Tuesday, April 29, 2014

Key West Tuesday

I posted an old essay yesterday about the Poinciana blooms across Key West, a reflection brought to mind when I saw this tree blooming on Southard Street.
It's not just the flame trees that are starting to look good. The traffic is lighter, the streets are emptier and Key West is rich with heat and color.
Some people refer to winter as "season" as though winter is the time for tourists, though nowadays people seem to come to Key a West year round, in larger or smaller numbers.
As Cheyenne and I strolled on the shady side of Frances Street I was moved to think of another essay recently published on this page, Key West Diary: Big Coppitt Cemetery and as we walked past the Key West cemetery I thought about how peaceful is the one ten miles north of here...
...not least thanks to this lot trundling by every few minutes. I think the 90 minute tour on the Conch Tour Train is well worth while for anyone wanting to know some of the history of this town. But I'd sure hate to live on any stretch of their route!
Walking the streets of this town always feels like a privilege to me. Cheyenne has fun sniffing everything in sight and I get to see and notice and there's always something to ponder. Like why does an otherwise sensible cyclist choose to ride the wrong way on a one way street?
Check this one out...what the dickens is a St Francis of Assisi hermitage doing in a back unit in Key West? Not open to the public the sign in back says, so I wonder what the point of the label is!? It's hard to imagine anyone coming to Key West for a retreat of Franciscan spiritual solitude, but who knows?
A bit of motorcycle content here, a chopped Harley which I believe to be a pan head because the alloy silver valve covers resemble frying pans...as shown by the arrows for those less mechanically inclined!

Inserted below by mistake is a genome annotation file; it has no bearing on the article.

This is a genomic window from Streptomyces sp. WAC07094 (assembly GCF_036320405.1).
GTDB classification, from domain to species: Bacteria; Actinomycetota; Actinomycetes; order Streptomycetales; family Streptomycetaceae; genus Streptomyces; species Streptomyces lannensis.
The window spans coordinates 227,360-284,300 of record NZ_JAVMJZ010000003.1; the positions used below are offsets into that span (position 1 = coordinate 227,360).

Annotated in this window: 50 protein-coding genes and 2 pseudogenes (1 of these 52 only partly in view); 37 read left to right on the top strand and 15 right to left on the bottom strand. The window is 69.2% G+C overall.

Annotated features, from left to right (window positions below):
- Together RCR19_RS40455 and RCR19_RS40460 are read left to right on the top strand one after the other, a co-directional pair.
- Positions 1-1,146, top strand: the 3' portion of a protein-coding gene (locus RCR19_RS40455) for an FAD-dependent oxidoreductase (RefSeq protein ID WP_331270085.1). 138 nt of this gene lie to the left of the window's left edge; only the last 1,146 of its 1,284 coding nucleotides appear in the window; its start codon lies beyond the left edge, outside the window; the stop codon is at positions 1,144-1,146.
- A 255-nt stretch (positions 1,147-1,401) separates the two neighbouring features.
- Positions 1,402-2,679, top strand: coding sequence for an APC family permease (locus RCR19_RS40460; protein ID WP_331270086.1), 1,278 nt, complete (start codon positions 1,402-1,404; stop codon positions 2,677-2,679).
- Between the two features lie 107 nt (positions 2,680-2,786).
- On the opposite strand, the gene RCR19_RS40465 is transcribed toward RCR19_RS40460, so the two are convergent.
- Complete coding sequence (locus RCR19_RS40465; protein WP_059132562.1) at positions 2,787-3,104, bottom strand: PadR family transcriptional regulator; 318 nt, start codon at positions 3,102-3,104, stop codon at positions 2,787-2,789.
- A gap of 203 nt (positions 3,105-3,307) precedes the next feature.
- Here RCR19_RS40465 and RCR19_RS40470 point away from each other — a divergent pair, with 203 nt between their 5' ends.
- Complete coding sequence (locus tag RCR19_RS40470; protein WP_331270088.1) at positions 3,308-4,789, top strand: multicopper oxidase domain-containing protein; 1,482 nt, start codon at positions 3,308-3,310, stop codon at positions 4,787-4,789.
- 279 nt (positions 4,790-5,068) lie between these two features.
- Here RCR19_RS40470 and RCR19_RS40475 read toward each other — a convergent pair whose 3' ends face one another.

When we got to Bayview Park Cheyenne was going strong, but the denizens of the park were laid waste by the heat ... or something.

There was a surprisingly large and active group of tennis players being very busy. When I was a kid in boarding school they made us chase balls around playing fields every afternoon in an effort to make us proper Catholic gentlemen brimming with team spirit. All I remember is running around on wet, rainy, snowy English afternoons my knees freezing cold my thighs burning like lumps of ice, my boots clogged with gruesome mud. So pardon me if ball games have lost their appeal now that I am old enough to make the choice to turn my back on them.
On the other side of the park I found more cars than I could photograph parked on the sidewalk. One does it so everyone does it!
This picture amused me despite the fact that free range chickens do not amuse me. They are noisy and messy yet picturesque we are told because visitors find them to be cute. We are told they have been around forever but if you check photos and paintings from the early part of the twentieth century you won't find chickens on the streets. Despite the stories made up about how they got here.
And on the way out of town you can see work has begun on the multi-million dollar project that will soon be the new city hall at the former Glynn Archer School on White Street.
I am looking forward to seeing that finished, as well as the Boulevard re-opening with four lanes and a turn lane in July -can it be that soon?- not to mention the endless project of the sewer construction in the Lower Keys. There sure is a lot going on in these islands.